Published 2011, Avon (a division of HarperCollinsPublishers), ISBN-13:978-1-84756-259-3, 381 pages
First of all, to clarify any confusion. This review is for Gillian Bagwell’s The King’s Mistress, which is the title I read and refer to. This is the UK title. The US title for this novel is The September Queen, for which the link to Amazon is provided below. Two titles, same novel. If you have any questions, please leave me a comment.
Gillian Bagwell’s historical fiction novel The King’s Mistress opens in 1651, with 25 year-old Jane Lane pondering her future. Deemed a spinster, her family is encouraging to consider a suitor. Jane is looking for passion, someone she can truly love and be loved in return, and the proposed suitor evokes no so such emotions although he is a honorable man.
The daughter of a nobleman, Jane chaves under the rule of Cromwell, his Commonwealth and society rules in general. Charles I, executed 2 years previous, left a legacy of secret royalists.
Freedom is restricted and, when Jane’s closest friend asks her to visit for the birth of her first child, a travel pass is obtained for Jane, a manservant and her cousin. Little does Jane know who will be her manservant.
During this time, rumors abound the son of Charles I has returned via Scotland and been proclaimed Charles II of England. Cromwell issues proclamations of death and forfeiture of lands to any who assist Charles II. Despite these threats, Jane’s brothers, Richard and John, and, Henry, her cousin ride to aid Charles.
A terrible battle is fought at Worcester on September 3, 1651, with Charles II and his soldiers routed by the Commonwealth army. All those fought on Charles’ behalf and, in particular, Charles himself, are relentlessly hunted by Cromwell’s forces. Charles, the big prize, faces the same fate as his father if he is captured.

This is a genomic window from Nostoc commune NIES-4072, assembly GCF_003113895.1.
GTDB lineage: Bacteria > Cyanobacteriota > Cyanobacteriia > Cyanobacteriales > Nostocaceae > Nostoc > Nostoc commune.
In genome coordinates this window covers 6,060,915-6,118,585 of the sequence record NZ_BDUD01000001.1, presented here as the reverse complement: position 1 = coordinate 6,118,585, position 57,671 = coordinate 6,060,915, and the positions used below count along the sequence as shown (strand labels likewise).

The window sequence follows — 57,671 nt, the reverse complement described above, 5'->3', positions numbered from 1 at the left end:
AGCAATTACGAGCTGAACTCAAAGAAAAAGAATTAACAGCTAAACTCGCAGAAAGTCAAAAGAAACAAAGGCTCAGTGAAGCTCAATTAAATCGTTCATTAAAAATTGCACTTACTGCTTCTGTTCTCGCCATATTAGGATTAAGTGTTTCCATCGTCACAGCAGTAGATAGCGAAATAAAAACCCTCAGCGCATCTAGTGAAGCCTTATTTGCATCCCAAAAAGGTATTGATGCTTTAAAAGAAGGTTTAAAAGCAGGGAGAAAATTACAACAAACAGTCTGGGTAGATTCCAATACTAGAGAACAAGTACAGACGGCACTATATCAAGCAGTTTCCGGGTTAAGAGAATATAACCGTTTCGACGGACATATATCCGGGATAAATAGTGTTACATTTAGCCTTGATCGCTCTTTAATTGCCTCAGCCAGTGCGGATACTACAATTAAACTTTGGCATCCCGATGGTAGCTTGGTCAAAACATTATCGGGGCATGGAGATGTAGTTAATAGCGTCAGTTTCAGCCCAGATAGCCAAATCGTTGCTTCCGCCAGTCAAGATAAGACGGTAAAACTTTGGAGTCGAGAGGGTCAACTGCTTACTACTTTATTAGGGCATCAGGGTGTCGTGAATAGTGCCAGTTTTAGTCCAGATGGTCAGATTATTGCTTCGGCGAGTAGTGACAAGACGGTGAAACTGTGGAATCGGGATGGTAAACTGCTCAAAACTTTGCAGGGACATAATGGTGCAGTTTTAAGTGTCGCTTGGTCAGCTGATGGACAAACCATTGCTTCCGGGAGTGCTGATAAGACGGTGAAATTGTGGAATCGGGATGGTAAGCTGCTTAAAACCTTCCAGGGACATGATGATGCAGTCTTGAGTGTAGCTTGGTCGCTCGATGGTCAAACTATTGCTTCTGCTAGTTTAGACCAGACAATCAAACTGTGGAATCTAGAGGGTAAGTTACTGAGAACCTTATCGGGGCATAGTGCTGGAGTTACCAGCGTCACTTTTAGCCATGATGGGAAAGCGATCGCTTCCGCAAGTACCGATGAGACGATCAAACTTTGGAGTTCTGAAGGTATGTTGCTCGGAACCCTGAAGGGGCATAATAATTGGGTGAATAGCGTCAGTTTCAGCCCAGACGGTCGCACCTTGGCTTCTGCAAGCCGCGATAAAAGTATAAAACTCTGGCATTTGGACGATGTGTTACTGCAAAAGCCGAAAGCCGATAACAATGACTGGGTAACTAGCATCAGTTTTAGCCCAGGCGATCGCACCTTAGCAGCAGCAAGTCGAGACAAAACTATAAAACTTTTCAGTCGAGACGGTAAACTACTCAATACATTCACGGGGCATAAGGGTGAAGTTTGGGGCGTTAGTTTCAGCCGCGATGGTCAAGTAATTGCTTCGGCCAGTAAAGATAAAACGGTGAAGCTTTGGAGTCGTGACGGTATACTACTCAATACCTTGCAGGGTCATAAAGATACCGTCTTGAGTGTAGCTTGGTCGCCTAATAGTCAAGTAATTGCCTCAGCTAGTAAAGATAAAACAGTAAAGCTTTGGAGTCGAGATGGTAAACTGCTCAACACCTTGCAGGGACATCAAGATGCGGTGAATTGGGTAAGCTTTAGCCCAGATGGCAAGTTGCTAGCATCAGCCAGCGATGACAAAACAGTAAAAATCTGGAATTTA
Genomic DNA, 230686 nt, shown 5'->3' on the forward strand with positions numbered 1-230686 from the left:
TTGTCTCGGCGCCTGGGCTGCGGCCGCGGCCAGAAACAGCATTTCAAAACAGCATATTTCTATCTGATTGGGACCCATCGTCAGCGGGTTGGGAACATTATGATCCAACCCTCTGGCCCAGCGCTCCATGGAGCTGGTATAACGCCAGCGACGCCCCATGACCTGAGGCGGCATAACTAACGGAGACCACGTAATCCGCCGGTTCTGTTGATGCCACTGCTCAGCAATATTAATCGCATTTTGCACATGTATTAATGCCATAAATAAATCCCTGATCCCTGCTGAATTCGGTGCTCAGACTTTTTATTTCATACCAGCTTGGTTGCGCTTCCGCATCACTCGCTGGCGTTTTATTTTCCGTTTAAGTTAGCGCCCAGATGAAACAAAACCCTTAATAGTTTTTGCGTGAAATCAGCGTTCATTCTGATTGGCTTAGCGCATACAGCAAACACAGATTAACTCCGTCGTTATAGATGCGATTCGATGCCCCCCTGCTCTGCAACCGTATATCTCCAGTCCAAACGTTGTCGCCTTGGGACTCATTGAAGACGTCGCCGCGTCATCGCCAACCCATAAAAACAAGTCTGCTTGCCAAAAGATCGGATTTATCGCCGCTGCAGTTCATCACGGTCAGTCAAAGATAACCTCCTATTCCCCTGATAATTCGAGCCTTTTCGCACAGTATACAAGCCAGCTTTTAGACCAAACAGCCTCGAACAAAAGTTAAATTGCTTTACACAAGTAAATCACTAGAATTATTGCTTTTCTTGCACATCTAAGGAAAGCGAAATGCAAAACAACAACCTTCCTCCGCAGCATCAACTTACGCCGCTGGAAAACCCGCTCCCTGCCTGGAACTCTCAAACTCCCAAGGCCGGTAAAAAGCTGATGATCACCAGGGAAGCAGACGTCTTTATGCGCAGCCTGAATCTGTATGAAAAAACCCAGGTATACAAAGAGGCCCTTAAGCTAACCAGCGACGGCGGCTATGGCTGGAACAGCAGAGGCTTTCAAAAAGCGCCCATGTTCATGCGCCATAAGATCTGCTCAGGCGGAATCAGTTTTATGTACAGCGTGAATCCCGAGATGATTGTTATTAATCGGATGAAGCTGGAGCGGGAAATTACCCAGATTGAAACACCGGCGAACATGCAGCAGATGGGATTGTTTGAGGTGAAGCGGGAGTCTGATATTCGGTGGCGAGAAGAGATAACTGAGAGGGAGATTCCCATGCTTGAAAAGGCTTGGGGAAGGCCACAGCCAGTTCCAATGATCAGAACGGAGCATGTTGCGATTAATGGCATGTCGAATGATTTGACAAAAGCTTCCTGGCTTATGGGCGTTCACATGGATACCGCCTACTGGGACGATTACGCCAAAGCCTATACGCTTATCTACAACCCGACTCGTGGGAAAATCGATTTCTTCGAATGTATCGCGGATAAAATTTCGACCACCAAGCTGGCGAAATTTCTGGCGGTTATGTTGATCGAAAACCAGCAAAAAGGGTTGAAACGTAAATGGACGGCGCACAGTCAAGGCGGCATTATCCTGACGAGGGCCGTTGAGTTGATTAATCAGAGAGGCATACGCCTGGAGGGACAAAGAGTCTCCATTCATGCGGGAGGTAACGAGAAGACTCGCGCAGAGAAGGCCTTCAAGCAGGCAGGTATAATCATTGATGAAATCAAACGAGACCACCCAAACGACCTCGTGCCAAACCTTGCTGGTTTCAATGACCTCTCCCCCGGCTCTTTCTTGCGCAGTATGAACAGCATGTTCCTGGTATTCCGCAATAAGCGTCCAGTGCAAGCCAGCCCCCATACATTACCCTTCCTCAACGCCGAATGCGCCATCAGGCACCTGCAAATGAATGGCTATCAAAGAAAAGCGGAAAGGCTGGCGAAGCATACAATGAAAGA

John and Henry return home without having engaged in battle. It was over before they arrived. The fate of Richard is unknown. It is then Jane learns of Charles’ desperation to depart England for safety in France. Charles is a mere 6 miles away. John proposes Charles ride disguised as a manservant with Jane to her friend’s home, accompanied by her cousin, Henry.
Jane knows the risk is great, but she is willing to do anything to save Charles. He is royalty and she morally duty bound to aid his escape. Not to mention, the excitement of participating in such a venture has great appeal.
Jane, Charles and Henry spend the next month evading Cromwell’s soldiers while attempting to bring Charles to a safe port to sail for France. The journey is fraught with complications and dangers. One of the dangers is Charles. Jane falls in love with the exiled monarch and becomes his mistress.
They spend stolen moments and nights together. Charles professes love and gratitude to Jane, while Jane commits her heart to Charles. Eventually safe passage is found and Charles and Jane part without hope of seeing each other again.
Fate, however, intervenes. Jane and Henry’s involvement with Charles’ escape is discovered and both are sought by the Protector. Other supporters have died on the scaffold. There is no doubt what capture means for either of them.
Jane and her brother, John, who leaves his wife and 8 children behind, hike hundreds of miles on foot through inhospitable expanses of England, enduring extreme physical trials and emotional strain as they journey towards exile in France.
Jane pins her hopes and dreams on reuniting with Charles. Her reunion and the next years in exile are other than she envisioned.
The King’s Mistress is based on a true story. Jane Lane did help Charles escape England after his disastrous invasion attempt. When I read the first few pages of this novel, I thought, “Oh, dear, this is purely a romance historical and not in my genre.” I quickly revised that impression within 30 pages.
Bagwell’s The King’s Mistress is on par with select authors I consider exceptional in their genre. The King’s Mistress is an intricate rendition of Jane and Charles’ story. Multi-layered characters, a protagonist who exhibits bravery, loves with abandon, hopes eternally, suffers disillusionment and loss, captures your admiration, a novel where scenes move the plot forward and, finally, just a downright great read.
***Note: For those who may be uncomfortable, there is graphic sexual content.***